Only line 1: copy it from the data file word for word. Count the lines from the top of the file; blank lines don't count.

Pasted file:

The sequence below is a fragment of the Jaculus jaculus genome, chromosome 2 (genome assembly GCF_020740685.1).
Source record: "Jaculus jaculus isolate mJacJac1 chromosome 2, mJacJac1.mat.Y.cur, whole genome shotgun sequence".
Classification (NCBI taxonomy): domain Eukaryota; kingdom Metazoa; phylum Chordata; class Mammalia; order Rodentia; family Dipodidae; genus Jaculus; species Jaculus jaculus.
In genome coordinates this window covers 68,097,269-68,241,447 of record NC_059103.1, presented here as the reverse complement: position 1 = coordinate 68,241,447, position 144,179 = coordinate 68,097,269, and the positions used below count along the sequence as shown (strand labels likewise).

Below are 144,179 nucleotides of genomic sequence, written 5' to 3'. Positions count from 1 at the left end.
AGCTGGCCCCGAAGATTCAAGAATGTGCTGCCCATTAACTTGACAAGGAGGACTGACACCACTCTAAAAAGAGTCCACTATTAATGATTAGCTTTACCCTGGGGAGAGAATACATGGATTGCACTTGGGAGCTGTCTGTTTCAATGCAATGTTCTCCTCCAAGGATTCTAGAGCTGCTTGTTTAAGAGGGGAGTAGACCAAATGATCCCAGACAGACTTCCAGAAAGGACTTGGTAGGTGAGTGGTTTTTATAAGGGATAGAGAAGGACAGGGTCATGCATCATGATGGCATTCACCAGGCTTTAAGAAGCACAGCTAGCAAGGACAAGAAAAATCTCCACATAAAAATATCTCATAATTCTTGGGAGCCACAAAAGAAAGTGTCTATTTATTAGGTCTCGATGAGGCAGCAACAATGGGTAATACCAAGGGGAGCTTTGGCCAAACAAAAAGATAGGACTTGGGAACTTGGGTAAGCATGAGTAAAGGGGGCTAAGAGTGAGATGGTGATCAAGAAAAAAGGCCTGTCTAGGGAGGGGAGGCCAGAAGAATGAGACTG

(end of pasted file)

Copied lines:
The sequence below is a fragment of the Jaculus jaculus genome, chromosome 2 (genome assembly GCF_020740685.1).